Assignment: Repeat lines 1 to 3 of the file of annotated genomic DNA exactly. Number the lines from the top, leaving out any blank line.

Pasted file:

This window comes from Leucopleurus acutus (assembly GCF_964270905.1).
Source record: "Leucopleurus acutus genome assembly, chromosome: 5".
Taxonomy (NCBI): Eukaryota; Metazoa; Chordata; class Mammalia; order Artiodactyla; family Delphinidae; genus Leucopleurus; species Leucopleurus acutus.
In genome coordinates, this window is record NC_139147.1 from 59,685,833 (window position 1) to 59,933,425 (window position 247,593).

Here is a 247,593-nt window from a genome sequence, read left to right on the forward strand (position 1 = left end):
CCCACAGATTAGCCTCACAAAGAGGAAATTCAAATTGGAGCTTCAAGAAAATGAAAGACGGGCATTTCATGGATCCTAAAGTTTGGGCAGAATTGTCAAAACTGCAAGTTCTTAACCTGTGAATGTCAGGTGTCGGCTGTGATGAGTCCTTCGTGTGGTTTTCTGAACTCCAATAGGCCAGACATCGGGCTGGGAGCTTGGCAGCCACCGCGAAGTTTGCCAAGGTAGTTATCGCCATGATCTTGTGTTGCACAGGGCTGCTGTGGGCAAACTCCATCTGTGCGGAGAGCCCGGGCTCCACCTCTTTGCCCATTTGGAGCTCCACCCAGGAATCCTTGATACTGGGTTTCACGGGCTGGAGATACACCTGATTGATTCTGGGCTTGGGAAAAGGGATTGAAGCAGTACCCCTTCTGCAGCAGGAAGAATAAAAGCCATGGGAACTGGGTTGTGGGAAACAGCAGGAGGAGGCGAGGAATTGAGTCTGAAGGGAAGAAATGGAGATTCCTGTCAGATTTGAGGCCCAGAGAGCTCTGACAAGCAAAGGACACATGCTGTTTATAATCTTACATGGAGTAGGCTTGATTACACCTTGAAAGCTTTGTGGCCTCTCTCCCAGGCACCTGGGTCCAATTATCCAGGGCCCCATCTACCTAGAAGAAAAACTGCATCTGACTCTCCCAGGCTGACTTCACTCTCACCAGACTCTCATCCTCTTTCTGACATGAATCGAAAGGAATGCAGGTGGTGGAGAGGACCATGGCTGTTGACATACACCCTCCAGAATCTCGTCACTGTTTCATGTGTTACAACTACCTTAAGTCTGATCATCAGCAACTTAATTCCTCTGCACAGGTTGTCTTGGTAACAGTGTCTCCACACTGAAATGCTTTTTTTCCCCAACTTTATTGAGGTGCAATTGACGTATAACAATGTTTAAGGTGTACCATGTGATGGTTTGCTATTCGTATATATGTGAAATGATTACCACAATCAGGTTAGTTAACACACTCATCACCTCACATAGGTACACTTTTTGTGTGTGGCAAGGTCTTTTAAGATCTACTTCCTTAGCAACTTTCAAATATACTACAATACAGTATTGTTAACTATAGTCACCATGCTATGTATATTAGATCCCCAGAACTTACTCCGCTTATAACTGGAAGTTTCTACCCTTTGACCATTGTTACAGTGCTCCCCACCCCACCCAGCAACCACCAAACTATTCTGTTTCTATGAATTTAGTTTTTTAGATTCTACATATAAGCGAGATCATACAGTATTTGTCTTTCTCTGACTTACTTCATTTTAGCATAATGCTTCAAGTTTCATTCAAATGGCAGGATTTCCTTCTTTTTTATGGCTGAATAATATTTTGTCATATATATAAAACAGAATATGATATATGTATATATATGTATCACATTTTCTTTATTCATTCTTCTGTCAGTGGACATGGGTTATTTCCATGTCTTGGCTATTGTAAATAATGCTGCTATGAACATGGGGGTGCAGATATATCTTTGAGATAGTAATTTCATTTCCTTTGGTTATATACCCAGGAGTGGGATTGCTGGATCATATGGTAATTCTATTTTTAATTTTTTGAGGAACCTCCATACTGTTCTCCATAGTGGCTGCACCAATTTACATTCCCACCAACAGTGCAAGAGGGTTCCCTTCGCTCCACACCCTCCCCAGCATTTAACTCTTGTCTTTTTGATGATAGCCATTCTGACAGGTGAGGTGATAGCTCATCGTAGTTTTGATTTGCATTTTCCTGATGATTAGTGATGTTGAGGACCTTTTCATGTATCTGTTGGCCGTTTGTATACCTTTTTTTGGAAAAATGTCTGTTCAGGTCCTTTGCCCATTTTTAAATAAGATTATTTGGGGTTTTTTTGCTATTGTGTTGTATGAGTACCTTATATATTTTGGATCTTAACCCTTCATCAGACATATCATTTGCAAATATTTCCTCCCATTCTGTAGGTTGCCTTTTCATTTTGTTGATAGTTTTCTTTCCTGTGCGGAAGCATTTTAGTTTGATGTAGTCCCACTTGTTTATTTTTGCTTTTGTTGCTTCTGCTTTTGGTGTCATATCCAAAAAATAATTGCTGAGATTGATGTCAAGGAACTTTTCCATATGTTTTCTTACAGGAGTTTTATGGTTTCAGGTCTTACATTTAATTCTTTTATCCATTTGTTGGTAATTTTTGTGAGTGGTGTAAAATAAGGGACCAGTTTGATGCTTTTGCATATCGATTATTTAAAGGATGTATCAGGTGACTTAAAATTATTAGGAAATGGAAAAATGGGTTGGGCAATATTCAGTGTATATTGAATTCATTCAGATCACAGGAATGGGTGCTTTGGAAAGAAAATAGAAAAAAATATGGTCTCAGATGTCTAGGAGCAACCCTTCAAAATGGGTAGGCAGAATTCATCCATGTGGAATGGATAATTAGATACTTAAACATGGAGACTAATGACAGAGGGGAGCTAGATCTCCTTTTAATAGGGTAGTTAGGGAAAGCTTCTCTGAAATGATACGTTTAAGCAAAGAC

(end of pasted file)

This window comes from Leucopleurus acutus (assembly GCF_964270905.1).
Source record: "Leucopleurus acutus genome assembly, chromosome: 5".
Taxonomy (NCBI): Eukaryota; Metazoa; Chordata; class Mammalia; order Artiodactyla; family Delphinidae; genus Leucopleurus; species Leucopleurus acutus.